Tuesday, March 29, 2016
Pakistan's Cricketing Woes.
Cricket is a passion in Pakistan, a country devoid of much attention, raked with violence and the politics of division, this crazy game brings together people from the street to the mansion, from the mosque to the government office. The performance of the national team at the recent World T20 was perhaps steeped in a self destruct attitude to the extent that even the lack of imaginative captaincy and the failures of supposed talent seemed dwarfed by events. Pakistan did not lose its matches, it surrendered them unashamedly.
When T 20 cricket emerged on the world scene everyone felt the format of the T20 game suited the swashbuckling style of the likes of Shahid Afridi, Aamir Nazir, Umar Akmal et al. For a brief moment in time it seemed to be the case as Pakistan did win the World T 20 cup, (once) and since then seems to have frozen its talent and skill into a state of comatose that escapes reason. The recent showing at the World T20 Cup in India highlighted shortcomings which one would expect from a schoolboys team.
In so far as Shahid Afridi failed in his captaincy with the lack of imagination, inability to read the conditions of play and more importantly to make on field decisions to adjust to the situation, the failures of the team run deeper. There were flashes of brilliance, almost as if these individual performances were out of the script of collective failure. The lack of leadership was compounded by Afridi's own failures which seem to have taken chronic proportions. Ironically we keep hoping this one time hero will somehow perform and then everything will be fine. Yes he somehow manages that one in ten noteworthy performances to keep our fragile hopes alive.
The presence of players like Khalid Latif in the team begs the question "What were the selectors thinking? What did he ever achieve in this format?" More interestingly as shown by teams like Bangladesh and Afghanistan that the difference was in how well the team fought. Indeed their results may not have been better than Pakistan's but there was not doubt that as a team the collective effort was always present. Why was not Fahad Alam in the team, known for his fighting spirit and certainly a better record that Khalid Latif. Changes to the batting order were without a plan and at most times the change was really a gamble that failed.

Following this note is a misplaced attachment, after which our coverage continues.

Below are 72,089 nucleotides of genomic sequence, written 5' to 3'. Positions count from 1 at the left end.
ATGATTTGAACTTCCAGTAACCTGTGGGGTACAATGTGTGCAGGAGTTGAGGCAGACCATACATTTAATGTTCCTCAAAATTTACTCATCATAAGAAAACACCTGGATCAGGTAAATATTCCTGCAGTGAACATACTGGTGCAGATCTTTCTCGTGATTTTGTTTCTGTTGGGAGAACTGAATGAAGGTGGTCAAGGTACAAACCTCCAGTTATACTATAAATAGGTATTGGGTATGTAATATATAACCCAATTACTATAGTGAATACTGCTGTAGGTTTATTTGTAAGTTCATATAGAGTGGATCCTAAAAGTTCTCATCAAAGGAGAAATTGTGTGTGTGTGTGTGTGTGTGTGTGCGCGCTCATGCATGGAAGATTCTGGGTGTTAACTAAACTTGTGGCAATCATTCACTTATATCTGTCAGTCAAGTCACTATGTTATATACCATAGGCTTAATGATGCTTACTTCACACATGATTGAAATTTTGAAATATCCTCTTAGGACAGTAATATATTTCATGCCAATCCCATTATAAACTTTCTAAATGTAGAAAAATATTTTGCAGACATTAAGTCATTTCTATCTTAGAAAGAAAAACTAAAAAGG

On the bowling side only Mohammed Amir showed not only his will to fight but his ability to bowl to a plan and always seek to achieve a result. When other bowlers were lost in the woods and getting smashed around the captain was noticeably absent in giving them advice and calming their nerves.
The cocktail of failure was there for the making with the coach, Waqar Yunus absent in guiding the players to perform with effort, a captain who would not have listened to anyone and a bunch of players who are supposedly talented but on the day left the talent in their kit bags.
Some would argue that the whole cricket set up in Pakistan needs an overhaul. As Waqar Yunus himself pointed out that cosmetic changes will not help, yes indeed the problems run deep. They involve selection, captaincy and the nurturing of talent and providing an spirit of success that just simply is not there. The summer tour to England is the right platform to bring the changes for the future even it may mean the selected teams will be lacking the old look and the old faces, this is a rebuilding phase and it should be based on merit and not politics of board rooms and an organisation run by many who never held a cricket bat.